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Banks having mid-life crisis

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Banks are experiencing a midlife crisis. They desperately want to transform and become digitally enabled but they are being hamstrung by legacy systems, data silos and disjointed marketing, says CARLA PETERSEN, Senior Business Director at Acceleration, London.

Digitally maturing organisations who are leveraging technology to redefine their businesses understand that this journey starts with transforming their customers’ experience of their brand through the transformation of their operational models, which ultimately leads to the transformation of their business models.

They, therefore, treat their customer data as an asset and foster a culture that supports rapid iteration, rapid prototyping and risk-taking, enabled through well-integrated marketing technology. If something doesn’t work, they chalk it up to learning and try something else.

Yet, banks are inherently risk-averse. This is not unexpected given that the financial industry is one of the most heavily regulated, especially when it comes to the responsible use of their customer’s personal data. Most have the challenge of integrating expensive legacy systems that are still being used and navigating the slippery slope of digital analytics, mobile, social and cloud solutions that should enable the modern marketing capabilities of their organisations. A common theme, too, is the lack of executive-level buy-in and commitment to drive the type of cultural change that puts the customer at the centre of the business strategy. So where do some of the opportunities lie that will empower banks to be more future ready?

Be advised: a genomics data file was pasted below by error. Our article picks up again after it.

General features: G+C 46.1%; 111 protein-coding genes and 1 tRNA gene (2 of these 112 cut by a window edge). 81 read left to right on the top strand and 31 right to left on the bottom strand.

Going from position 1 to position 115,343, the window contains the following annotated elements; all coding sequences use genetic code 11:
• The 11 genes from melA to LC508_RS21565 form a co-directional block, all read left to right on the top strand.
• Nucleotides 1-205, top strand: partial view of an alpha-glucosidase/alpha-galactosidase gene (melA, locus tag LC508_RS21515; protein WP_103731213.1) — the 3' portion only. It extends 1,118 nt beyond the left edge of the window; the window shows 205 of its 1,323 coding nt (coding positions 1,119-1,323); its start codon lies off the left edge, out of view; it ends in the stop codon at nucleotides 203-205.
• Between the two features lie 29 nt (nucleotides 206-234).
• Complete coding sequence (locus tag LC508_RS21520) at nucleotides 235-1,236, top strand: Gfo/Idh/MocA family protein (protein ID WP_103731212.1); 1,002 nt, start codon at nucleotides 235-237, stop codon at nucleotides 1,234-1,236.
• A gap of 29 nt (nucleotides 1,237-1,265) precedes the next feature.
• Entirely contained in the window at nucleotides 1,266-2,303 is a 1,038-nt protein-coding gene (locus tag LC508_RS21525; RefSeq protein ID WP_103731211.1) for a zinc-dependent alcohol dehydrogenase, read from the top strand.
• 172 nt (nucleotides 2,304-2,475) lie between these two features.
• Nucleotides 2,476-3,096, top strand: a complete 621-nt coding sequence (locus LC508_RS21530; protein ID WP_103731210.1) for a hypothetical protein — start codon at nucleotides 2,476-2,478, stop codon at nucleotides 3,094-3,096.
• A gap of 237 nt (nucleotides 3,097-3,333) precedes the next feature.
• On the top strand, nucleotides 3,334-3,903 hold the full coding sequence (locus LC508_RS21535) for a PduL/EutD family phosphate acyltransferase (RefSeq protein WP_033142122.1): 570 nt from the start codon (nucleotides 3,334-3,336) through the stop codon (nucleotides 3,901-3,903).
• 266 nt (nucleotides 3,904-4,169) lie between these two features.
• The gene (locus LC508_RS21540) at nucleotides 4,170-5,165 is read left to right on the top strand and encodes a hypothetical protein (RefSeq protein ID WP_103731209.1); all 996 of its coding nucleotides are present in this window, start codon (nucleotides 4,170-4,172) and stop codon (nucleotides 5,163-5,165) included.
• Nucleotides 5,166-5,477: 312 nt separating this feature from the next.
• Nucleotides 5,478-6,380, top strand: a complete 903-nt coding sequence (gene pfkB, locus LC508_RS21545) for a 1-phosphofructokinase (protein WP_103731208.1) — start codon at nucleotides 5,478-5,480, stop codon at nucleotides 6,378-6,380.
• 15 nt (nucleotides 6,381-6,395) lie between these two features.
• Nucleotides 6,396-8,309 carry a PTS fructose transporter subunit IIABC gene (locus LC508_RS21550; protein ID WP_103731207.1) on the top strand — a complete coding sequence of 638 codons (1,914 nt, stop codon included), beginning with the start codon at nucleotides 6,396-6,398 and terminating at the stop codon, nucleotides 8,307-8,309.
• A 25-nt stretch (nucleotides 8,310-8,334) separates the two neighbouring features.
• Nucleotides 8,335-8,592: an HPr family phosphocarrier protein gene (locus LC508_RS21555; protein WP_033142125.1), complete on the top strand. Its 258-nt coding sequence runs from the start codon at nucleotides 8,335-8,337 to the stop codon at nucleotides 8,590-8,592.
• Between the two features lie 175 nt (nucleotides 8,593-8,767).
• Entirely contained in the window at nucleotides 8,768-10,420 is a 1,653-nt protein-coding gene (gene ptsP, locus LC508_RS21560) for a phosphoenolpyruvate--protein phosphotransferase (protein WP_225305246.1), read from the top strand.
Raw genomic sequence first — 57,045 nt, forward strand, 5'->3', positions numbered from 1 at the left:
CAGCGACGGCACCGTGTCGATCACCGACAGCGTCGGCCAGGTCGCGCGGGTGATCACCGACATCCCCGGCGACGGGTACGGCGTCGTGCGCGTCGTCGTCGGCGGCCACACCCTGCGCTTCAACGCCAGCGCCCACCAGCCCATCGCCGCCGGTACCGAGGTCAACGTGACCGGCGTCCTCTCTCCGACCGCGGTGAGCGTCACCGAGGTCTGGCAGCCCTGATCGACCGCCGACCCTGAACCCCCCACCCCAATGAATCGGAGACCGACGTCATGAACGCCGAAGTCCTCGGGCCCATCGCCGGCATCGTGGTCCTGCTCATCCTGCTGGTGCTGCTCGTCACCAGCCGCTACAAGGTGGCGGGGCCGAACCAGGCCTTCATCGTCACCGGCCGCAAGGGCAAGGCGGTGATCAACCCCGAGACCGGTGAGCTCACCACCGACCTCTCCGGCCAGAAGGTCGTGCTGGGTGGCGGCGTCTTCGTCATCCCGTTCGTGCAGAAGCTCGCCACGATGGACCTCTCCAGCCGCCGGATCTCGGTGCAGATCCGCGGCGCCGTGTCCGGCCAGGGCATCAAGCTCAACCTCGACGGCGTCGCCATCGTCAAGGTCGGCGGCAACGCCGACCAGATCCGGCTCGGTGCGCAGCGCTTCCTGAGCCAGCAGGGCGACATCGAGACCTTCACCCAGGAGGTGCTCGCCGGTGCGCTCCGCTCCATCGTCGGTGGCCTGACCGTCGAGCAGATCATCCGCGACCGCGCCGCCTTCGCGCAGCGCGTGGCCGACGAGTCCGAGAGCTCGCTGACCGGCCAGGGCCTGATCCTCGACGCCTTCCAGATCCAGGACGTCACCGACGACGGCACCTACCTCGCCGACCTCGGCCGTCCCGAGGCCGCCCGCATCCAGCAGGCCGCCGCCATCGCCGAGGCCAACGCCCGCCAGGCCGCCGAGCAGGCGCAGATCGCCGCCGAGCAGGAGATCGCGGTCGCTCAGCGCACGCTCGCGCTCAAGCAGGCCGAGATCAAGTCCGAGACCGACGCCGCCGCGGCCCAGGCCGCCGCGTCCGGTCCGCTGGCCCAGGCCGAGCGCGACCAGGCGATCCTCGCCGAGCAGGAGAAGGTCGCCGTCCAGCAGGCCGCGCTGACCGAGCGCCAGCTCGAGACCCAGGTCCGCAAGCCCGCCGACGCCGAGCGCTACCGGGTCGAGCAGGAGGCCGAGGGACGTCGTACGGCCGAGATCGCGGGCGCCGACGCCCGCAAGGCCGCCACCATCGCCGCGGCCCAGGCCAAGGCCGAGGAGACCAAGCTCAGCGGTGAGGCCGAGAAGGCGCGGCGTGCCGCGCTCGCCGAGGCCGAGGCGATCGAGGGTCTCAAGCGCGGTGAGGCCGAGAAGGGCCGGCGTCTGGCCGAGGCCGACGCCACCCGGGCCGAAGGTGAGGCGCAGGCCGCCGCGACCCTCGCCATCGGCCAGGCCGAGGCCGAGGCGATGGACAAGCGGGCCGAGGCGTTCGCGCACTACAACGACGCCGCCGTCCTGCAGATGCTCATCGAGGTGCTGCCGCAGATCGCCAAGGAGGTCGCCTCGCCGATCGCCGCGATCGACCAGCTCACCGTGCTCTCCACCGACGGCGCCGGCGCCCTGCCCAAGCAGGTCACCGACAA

Data silos

A recent study conducted by Wunderman and research partners, Penn Schoen Berland, (in which 250 senior executives from global brands were interviewed) indicate that whilst 99% of all executives surveyed believe that data is critical to achieve success, 62% feel that they are unable to convert this data into insights or action and an even further 68% say they can’t use the data to create relevant messages.